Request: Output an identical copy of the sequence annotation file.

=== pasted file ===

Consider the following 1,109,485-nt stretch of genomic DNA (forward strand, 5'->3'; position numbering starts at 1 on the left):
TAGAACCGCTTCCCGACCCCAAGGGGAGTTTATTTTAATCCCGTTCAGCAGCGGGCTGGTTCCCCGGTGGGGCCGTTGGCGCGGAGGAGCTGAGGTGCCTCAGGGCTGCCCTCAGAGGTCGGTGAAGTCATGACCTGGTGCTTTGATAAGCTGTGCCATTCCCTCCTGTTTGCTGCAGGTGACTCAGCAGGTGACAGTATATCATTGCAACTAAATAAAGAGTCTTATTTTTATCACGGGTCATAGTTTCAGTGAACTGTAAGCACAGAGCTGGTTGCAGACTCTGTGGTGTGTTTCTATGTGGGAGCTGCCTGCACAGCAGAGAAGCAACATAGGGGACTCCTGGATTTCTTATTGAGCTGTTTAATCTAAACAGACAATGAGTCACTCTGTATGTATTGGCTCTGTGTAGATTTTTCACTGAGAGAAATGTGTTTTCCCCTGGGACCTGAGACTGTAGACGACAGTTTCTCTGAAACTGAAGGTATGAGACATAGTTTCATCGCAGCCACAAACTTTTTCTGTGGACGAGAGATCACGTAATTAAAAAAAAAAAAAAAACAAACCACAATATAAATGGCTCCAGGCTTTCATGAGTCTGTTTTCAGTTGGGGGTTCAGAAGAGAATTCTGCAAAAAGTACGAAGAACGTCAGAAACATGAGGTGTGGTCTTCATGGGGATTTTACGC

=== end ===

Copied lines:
Consider the following 1,109,485-nt stretch of genomic DNA (forward strand, 5'->3'; position numbering starts at 1 on the left):
TAGAACCGCTTCCCGACCCCAAGGGGAGTTTATTTTAATCCCGTTCAGCAGCGGGCTGGTTCCCCGGTGGGGCCGTTGGCGCGGAGGAGCTGAGGTGCCTCAGGGCTGCCCTCAGAGGTCGGTGAAGTCATGACCTGGTGCTTTGATAAGCTGTGCCATTCCCTCCTGTTTGCTGCAGGTGACTCAGCAGGTGACAGTATATCATTGCAACTAAATAAAGAGTCTTATTTTTATCACGGGTCATAGTTTCAGTGAACTGTAAGCACAGAGCTGGTTGCAGACTCTGTGGTGTGTTTCTATGTGGGAGCTGCCTGCACAGCAGAGAAGCAACATAGGGGACTCCTGGATTTCTTATTGAGCTGTTTAATCTAAACAGACAATGAGTCACTCTGTATGTATTGGCTCTGTGTAGATTTTTCACTGAGAGAAATGTGTTTTCCCCTGGGACCTGAGACTGTAGACGACAGTTTCTCTGAAACTGAAGGTATGAGACATAGTTTCATCGCAGCCACAAACTTTTTCTGTGGACGAGAGATCACGTAATTAAAAAAAAAAAAAAAACAAACCACAATATAAATGGCTCCAGGCTTTCATGAGTCTGTTTTCAGTTGGGGGTTCAGAAGAGAATTCTGCAAAAAGTACGAAGAACGTCAGAAACATGAGGTGTGGTCTTCATGGGGATTTTACGC